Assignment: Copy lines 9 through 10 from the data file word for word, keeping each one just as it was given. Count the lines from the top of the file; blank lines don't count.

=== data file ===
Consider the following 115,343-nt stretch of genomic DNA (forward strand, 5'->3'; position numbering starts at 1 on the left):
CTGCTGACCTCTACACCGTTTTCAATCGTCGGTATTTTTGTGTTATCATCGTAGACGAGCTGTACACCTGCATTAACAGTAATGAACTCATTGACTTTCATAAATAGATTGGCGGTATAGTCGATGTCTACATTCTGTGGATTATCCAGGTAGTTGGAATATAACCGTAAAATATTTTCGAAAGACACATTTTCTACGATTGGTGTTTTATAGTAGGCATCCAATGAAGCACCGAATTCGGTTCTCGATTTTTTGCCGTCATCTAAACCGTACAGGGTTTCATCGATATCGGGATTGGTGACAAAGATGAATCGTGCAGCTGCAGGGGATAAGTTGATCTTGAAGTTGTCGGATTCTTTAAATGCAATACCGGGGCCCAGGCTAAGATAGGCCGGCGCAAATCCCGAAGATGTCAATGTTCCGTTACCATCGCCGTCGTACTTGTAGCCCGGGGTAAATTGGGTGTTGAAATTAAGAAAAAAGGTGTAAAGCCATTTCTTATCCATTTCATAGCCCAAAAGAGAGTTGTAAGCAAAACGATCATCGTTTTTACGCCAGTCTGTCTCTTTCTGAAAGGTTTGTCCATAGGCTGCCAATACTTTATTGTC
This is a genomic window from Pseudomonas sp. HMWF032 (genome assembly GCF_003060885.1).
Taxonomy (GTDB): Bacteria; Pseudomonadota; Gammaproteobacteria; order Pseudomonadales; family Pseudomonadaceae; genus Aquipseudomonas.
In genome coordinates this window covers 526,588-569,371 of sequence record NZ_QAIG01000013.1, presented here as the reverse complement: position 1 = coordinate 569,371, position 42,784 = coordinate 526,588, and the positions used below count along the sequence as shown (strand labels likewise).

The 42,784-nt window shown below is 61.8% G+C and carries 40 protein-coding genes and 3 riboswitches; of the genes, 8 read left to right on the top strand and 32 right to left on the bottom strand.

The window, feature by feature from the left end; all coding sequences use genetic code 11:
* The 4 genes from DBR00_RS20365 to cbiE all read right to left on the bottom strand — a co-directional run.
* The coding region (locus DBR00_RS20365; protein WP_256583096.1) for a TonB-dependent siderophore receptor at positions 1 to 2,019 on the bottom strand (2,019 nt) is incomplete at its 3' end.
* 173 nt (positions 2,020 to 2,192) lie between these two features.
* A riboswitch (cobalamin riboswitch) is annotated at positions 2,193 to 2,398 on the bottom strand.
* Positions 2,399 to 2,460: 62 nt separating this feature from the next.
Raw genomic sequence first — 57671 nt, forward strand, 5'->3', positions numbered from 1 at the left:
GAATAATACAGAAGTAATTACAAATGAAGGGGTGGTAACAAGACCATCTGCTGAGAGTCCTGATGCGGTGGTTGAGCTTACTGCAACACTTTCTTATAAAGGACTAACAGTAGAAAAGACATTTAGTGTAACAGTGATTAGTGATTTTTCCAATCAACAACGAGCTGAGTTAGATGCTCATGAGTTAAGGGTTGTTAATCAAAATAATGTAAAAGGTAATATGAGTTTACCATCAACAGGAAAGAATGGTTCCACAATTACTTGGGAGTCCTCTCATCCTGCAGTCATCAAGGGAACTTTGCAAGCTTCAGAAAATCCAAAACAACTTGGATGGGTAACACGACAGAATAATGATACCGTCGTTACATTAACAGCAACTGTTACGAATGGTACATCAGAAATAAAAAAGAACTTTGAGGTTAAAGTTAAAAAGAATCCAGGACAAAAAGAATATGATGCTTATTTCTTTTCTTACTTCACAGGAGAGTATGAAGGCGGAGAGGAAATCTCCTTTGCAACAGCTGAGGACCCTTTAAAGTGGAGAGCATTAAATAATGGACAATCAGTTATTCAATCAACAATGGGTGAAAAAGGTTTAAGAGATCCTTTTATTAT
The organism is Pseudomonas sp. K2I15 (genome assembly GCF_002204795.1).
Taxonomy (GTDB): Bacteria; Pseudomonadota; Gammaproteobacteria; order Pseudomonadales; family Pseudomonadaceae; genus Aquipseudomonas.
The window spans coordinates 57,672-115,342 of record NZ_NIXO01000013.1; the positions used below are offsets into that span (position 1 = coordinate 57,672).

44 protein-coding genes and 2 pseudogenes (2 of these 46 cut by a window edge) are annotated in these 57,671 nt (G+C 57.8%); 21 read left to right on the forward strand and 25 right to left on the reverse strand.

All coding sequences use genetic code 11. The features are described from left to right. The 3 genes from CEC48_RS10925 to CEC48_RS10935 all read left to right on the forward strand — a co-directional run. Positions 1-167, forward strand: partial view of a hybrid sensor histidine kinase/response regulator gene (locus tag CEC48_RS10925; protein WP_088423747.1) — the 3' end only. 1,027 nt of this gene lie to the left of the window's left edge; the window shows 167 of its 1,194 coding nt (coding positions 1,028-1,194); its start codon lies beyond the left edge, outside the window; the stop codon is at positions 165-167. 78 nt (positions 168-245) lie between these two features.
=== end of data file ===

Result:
* The coding region (locus DBR00_RS20365; protein WP_256583096.1) for a TonB-dependent siderophore receptor at positions 1 to 2,019 on the bottom strand (2,019 nt) is incomplete at its 3' end.
* 173 nt (positions 2,020 to 2,192) lie between these two features.